I have eaten more in the past six days than in my previous five weeks in Bolivia. Cochabambinos pride themselves on living in the eating capital of Bolivia, and the third question people ask you after “What’s your name?” and “Where are you from?” is usually “How do you like the food?” The local specialty is pique, a big pile of beef, chicken, sausage, hot dogs, tripe, chicharrones, hard-boiled eggs and udder (udder!) stacked 8-12 inches high on a bed of french fries. Ronny and Paola, AgroCapital’s Credit Manager and...Continue Reading >>
After 7 movies, 4 made-for-TV dramas, 1 documentary, 2 Sudoku games, 1 confiscated Swiss army knife, 1 – $70 extra baggage weight charge, 5 airplane meals of chicken, chicken, and more sai mouan (chicken in Khmer), and 3 different planes, I am finally in Phnom Penh, Cambodia. I believe I am the last of the Kiva Fellow 5 Class reporting for duty, but don’t quote me on that, and I just can’t believe I am here after all those months of jealousy and admiration from reading the other fellow’s blogs and notes from the field.
I arrived yesterday morning around 9am...Continue Reading >>
As some of you might know there is the story about the Guatemalans being a bit scared of people taking their kids for illegal adoption; apparently there was once a Japanese tourist beaten to death when he (or she I don’t know) picked up a kid.
Myself I have had kids dropped in my lab to have them sitting there for a couple of hours during a bus ride where mama already careys two others. One in tied around her back in a cloth an easily mistaken for a small package. One holding her skirt and one carried into the...Continue Reading >>
Fresh off the plane, I arrived in Dar es Salaam eager to begin work with Tujijenge Tanzania as a Kiva Fellow. First task: find accommodation for the year. Without Craigslist Tanzania, the whole process promised to be daunting.
It was. Here are some of the reasons:
Go to a real estate agent, he charges you $20 for a tour of available properties. But after showing you a gaggle of multiple bedroom apartments after you ask for a single room you get the sense he’s just showing you anything and everything to get his...Continue Reading >>
Since arriving in Nigeria, I’ve mostly been hot. When I’m not hot, I’m comfortable. Cold is a word that I reserve for specifying how I would like my bottled water. When I became chilled and goose bumps started popping on Wednesday night, I knew something was wrong.
Within one hour, my forehead was burning up. I returned home from my friend’s house and went straight for my sweatshirt and thermometer. One hundred and two point four degrees. I popped some drugs, collected an arsenal of bottled water and went to bed, telling my Bengali housemate, Rafiq, that tonight I would not be...Continue Reading >>
I promised a long time ago to write about housing in Nuevo Laredo.
So I will exercise self-control and delay the gratification of writing about my recent outing to a lucha libre pro wrestling extravaganza. I will write instead about how housing gets built here in Nuevo Laredo – more of a sweaty struggle than the lucha libre on any day – and why housing microfinance is important in this process.
Visiting Kiva borrowers and writing journals represents a big part of my work for Kiva at my partner organization, FVP (Fundación para la Vivienda Progresiva, or...Continue Reading >>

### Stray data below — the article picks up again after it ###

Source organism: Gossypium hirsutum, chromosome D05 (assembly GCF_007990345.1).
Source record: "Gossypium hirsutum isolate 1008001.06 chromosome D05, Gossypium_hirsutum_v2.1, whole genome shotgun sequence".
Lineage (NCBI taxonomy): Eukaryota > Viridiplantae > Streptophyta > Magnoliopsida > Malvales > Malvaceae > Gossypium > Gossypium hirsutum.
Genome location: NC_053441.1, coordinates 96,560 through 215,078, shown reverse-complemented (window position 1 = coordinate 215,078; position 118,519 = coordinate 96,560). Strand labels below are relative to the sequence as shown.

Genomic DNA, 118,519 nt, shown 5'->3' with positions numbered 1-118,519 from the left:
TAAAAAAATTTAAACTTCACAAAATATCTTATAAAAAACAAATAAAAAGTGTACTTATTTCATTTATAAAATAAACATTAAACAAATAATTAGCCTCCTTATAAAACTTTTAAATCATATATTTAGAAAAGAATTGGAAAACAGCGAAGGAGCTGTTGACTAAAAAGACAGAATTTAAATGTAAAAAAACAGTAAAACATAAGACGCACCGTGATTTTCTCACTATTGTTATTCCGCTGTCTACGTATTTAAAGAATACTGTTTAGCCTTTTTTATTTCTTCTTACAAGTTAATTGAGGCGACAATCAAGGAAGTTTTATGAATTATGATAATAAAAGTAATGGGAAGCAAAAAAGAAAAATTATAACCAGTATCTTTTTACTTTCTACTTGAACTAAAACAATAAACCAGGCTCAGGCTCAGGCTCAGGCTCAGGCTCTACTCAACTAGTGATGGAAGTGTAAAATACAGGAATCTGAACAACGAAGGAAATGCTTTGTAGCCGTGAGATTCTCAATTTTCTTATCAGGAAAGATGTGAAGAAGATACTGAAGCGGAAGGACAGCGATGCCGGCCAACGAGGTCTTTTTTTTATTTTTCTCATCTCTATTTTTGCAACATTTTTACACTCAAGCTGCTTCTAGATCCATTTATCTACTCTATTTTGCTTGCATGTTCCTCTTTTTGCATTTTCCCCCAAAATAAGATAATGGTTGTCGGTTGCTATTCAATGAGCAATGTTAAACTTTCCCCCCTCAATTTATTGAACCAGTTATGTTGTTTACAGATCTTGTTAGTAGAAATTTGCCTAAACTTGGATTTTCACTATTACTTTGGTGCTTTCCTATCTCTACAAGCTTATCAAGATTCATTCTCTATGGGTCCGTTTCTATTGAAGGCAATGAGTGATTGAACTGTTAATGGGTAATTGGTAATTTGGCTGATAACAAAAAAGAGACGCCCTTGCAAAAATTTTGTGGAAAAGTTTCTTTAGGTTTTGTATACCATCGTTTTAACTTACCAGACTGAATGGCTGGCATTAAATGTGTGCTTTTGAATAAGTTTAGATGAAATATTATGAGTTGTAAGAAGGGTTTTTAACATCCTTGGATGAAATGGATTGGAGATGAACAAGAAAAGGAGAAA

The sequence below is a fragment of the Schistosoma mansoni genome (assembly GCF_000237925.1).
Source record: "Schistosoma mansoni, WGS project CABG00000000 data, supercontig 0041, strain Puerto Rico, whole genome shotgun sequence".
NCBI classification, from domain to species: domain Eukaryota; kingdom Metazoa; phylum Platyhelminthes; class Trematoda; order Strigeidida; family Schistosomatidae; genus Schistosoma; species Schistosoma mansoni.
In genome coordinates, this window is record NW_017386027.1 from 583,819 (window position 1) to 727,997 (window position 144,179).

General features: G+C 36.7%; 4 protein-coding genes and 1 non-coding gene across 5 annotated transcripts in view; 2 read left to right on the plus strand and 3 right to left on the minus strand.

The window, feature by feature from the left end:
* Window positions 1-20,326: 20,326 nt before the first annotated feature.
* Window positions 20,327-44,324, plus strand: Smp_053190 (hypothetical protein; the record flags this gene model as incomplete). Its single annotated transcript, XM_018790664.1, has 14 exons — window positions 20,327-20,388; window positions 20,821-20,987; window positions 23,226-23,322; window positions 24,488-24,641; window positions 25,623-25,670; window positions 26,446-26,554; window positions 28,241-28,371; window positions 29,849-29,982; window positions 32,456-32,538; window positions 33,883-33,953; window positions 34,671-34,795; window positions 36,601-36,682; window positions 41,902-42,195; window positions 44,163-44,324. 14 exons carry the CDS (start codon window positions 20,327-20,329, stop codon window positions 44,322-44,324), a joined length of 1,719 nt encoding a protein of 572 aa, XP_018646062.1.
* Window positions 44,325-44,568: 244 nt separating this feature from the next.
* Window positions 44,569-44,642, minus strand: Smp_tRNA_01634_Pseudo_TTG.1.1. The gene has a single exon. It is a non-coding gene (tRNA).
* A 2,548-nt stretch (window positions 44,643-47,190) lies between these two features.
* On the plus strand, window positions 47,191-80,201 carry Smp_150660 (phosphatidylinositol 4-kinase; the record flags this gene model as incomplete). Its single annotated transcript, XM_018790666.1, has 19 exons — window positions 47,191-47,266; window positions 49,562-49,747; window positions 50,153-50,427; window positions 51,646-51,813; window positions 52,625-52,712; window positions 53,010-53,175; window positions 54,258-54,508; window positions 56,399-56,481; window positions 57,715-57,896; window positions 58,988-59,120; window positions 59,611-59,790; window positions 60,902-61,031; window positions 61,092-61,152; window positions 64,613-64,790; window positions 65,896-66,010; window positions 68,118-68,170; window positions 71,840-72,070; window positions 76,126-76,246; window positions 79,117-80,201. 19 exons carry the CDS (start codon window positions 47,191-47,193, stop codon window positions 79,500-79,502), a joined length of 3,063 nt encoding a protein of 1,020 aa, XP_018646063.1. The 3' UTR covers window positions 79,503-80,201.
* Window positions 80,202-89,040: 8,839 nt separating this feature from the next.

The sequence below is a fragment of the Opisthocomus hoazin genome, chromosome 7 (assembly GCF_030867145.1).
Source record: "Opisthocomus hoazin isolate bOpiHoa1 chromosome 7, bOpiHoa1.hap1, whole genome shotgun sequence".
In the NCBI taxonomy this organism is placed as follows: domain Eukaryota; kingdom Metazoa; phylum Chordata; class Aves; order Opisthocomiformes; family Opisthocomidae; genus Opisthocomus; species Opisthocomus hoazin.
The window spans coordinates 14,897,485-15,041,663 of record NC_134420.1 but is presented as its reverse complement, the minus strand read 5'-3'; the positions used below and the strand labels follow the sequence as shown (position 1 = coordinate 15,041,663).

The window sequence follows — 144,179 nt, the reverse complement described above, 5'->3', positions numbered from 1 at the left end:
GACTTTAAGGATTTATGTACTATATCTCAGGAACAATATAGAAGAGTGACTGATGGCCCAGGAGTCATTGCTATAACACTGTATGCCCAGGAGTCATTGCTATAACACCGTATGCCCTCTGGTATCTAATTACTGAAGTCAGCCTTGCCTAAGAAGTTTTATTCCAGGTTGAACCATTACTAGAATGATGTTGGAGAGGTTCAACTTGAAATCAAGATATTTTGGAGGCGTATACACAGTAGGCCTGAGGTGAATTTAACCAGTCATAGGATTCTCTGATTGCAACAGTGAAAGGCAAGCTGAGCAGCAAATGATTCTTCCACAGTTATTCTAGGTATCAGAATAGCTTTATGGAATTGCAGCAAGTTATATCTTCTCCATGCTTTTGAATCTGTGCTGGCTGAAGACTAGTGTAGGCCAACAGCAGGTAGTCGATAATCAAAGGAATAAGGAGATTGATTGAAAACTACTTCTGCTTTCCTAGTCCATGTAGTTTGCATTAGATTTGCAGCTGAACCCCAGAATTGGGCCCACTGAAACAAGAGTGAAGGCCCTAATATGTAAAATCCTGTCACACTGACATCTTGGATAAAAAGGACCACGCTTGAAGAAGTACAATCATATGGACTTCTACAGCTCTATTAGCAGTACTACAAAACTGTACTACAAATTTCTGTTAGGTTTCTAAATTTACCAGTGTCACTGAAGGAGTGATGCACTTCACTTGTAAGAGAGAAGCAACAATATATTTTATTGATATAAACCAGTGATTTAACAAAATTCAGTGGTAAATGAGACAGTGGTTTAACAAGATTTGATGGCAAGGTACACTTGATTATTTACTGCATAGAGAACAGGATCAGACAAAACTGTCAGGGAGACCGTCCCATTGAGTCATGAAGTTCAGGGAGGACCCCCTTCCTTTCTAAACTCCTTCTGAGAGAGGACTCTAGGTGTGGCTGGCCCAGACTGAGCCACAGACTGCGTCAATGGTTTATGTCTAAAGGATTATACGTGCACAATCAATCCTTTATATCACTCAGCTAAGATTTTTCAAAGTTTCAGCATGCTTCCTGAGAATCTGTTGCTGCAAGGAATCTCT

Squeezing people into taxis is par for the course in Cameroon. As cabs approach, you shout your destination to the driver and if you get the nod you hop in. If there are already three in the back, no matter, there’s room for one more. If there are two in the front, again, no problem: a third person can fit in – roughly positioned astraddle the gear stick (US English: stick shift).
Leaving Bamenda to make the journey to the small town of Belo, I felt a certain smugness at having bagged the front seat of the taxi. A...Continue Reading >>
Dar es Salaam. The city is an assault on the senses. Flying into Nyerere International airport, my first glimpse of Tanzania, and indeed of Africa, is incredibly beautiful – mile upon mile of azure ocean clings alluringly to a sandy coastline, clusters of coconut trees spring up from between houses with maroon and blue roofs, and an incredible profusion of blood red hibiscus infuse the entire landscape with color and vibrancy. Quite simply, it is breathtaking. Little wonder then that the city’s name translates into ‘abode of peace’ in Arabic, named so by Arab...Continue Reading >>
In Cambodia, AMK has the lowest average loan balance per borrower. According to MIXMarket, AMK’s average balance at the end of 2007 was $86 per borrower. To put that in perspective the second lowest was AMRET at $164, which is nearly 90% higher. HKL, Credit MFI, and Maxima (the other three Cambodian MFIs working with Kiva) have an average loan balance of $603, $564, and $514 respectively. Currently, 93.4% of AMK’s loans are below $300 and their average loan balance is now $114. AMK chooses to keep their average loan balance low. They limit individual loans to $500 and they...Continue Reading >>
Well, maybe I’m not the first to discover that microfinance existed in Cameroon before the Grameen bank was founded in India or before Mohammed Yunnus got the Nobel Prize, but I felt like I had when I stumbled upon Njangi while talking to some friends over the weekend. The young people who I’ve met in Cameroon are all very intelligent and informed. The standard of education is excellent and radio commercials advertising excellent classroom facilities for young children frequent the radio. Conversation amongst the teens most often centers on grades from the last semester and I’ve yet to...Continue Reading >>